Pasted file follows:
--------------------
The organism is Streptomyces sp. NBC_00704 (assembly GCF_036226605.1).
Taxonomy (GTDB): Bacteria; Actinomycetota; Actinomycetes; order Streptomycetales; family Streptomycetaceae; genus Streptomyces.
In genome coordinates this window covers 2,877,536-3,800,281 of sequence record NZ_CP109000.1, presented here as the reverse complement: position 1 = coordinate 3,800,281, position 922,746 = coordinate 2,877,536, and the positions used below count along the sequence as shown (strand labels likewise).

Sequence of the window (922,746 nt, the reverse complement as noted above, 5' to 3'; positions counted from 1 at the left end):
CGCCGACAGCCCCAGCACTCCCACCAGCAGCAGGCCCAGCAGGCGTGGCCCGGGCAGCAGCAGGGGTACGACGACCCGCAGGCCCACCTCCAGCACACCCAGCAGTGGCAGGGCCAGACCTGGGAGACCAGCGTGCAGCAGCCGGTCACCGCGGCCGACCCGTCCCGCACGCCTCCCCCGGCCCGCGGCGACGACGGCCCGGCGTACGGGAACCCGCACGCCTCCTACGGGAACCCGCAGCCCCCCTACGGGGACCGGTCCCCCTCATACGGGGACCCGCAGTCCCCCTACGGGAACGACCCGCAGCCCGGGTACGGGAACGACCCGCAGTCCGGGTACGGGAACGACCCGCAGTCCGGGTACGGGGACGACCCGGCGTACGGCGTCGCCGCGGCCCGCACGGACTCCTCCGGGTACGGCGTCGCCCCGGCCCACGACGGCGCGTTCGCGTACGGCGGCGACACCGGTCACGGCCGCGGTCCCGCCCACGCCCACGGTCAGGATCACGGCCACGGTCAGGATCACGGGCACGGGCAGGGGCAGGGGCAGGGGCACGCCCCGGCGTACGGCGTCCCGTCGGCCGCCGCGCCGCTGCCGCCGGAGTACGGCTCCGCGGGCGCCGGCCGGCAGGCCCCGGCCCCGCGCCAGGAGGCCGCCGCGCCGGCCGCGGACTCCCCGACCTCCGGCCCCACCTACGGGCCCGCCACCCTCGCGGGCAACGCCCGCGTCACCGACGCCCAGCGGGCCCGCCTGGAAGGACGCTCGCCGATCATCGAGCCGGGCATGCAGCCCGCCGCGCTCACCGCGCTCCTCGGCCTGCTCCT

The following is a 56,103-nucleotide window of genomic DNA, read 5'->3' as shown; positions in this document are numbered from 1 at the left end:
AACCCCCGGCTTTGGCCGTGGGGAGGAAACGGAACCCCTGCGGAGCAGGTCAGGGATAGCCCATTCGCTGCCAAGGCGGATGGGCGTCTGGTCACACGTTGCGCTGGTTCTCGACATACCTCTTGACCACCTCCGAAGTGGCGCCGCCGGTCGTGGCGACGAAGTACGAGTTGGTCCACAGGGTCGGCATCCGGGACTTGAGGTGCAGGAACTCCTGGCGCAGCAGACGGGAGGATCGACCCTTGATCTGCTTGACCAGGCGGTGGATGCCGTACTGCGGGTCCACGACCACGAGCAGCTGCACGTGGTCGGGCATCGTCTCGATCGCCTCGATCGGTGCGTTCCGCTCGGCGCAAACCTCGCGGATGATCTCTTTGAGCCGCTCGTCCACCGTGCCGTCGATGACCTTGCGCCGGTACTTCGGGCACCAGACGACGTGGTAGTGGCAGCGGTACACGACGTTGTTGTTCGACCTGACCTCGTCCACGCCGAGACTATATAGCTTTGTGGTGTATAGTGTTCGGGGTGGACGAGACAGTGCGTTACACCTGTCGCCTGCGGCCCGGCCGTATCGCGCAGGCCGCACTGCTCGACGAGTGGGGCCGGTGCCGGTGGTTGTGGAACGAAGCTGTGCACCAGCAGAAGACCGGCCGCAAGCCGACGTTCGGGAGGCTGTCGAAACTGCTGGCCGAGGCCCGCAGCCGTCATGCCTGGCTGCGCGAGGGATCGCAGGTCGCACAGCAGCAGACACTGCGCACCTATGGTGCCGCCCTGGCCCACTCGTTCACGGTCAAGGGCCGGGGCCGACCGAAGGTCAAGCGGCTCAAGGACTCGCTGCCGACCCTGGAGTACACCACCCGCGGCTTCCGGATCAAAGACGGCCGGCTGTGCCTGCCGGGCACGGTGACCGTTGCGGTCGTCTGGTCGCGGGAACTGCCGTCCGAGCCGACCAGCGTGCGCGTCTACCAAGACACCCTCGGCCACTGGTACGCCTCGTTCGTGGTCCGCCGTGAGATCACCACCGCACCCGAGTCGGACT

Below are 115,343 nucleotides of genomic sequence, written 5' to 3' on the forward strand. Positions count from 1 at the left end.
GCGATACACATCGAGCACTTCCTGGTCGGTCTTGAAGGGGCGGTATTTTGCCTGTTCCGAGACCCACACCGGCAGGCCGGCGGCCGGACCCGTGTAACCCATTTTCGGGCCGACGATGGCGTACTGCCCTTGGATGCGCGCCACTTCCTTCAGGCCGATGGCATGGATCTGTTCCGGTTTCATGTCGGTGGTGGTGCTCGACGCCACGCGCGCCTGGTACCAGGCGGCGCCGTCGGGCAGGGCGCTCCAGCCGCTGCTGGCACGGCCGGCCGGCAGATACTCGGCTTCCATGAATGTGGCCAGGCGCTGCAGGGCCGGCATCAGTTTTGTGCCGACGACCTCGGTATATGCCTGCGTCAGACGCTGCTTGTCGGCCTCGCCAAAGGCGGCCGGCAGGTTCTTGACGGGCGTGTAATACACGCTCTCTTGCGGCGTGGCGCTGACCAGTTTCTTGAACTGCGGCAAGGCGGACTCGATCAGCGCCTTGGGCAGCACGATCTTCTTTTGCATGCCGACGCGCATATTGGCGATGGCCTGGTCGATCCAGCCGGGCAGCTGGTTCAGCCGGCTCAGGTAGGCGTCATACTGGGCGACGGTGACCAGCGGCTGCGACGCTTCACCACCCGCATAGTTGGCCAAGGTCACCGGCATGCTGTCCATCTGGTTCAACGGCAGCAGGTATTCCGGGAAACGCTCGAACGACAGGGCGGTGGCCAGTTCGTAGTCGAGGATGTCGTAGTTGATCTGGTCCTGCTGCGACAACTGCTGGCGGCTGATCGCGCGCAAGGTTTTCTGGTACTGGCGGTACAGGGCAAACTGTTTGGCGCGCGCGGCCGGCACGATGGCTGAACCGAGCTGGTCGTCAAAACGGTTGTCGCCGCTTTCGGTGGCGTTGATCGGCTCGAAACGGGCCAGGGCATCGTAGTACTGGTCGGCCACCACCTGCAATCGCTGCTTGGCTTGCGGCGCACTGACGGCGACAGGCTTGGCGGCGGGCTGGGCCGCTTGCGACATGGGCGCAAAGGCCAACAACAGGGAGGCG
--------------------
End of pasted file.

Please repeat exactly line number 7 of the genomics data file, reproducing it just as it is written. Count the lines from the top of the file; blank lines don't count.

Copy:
AACCCCCGGCTTTGGCCGTGGGGAGGAAACGGAACCCCTGCGGAGCAGGTCAGGGATAGCCCATTCGCTGCCAAGGCGGATGGGCGTCTGGTCACACGTTGCGCTGGTTCTCGACATACCTCTTGACCACCTCCGAAGTGGCGCCGCCGGTCGTGGCGACGAAGTACGAGTTGGTCCACAGGGTCGGCATCCGGGACTTGAGGTGCAGGAACTCCTGGCGCAGCAGACGGGAGGATCGACCCTTGATCTGCTTGACCAGGCGGTGGATGCCGTACTGCGGGTCCACGACCACGAGCAGCTGCACGTGGTCGGGCATCGTCTCGATCGCCTCGATCGGTGCGTTCCGCTCGGCGCAAACCTCGCGGATGATCTCTTTGAGCCGCTCGTCCACCGTGCCGTCGATGACCTTGCGCCGGTACTTCGGGCACCAGACGACGTGGTAGTGGCAGCGGTACACGACGTTGTTGTTCGACCTGACCTCGTCCACGCCGAGACTATATAGCTTTGTGGTGTATAGTGTTCGGGGTGGACGAGACAGTGCGTTACACCTGTCGCCTGCGGCCCGGCCGTATCGCGCAGGCCGCACTGCTCGACGAGTGGGGCCGGTGCCGGTGGTTGTGGAACGAAGCTGTGCACCAGCAGAAGACCGGCCGCAAGCCGACGTTCGGGAGGCTGTCGAAACTGCTGGCCGAGGCCCGCAGCCGTCATGCCTGGCTGCGCGAGGGATCGCAGGTCGCACAGCAGCAGACACTGCGCACCTATGGTGCCGCCCTGGCCCACTCGTTCACGGTCAAGGGCCGGGGCCGACCGAAGGTCAAGCGGCTCAAGGACTCGCTGCCGACCCTGGAGTACACCACCCGCGGCTTCCGGATCAAAGACGGCCGGCTGTGCCTGCCGGGCACGGTGACCGTTGCGGTCGTCTGGTCGCGGGAACTGCCGTCCGAGCCGACCAGCGTGCGCGTCTACCAAGACACCCTCGGCCACTGGTACGCCTCGTTCGTGGTCCGCCGTGAGATCACCACCGCACCCGAGTCGGACT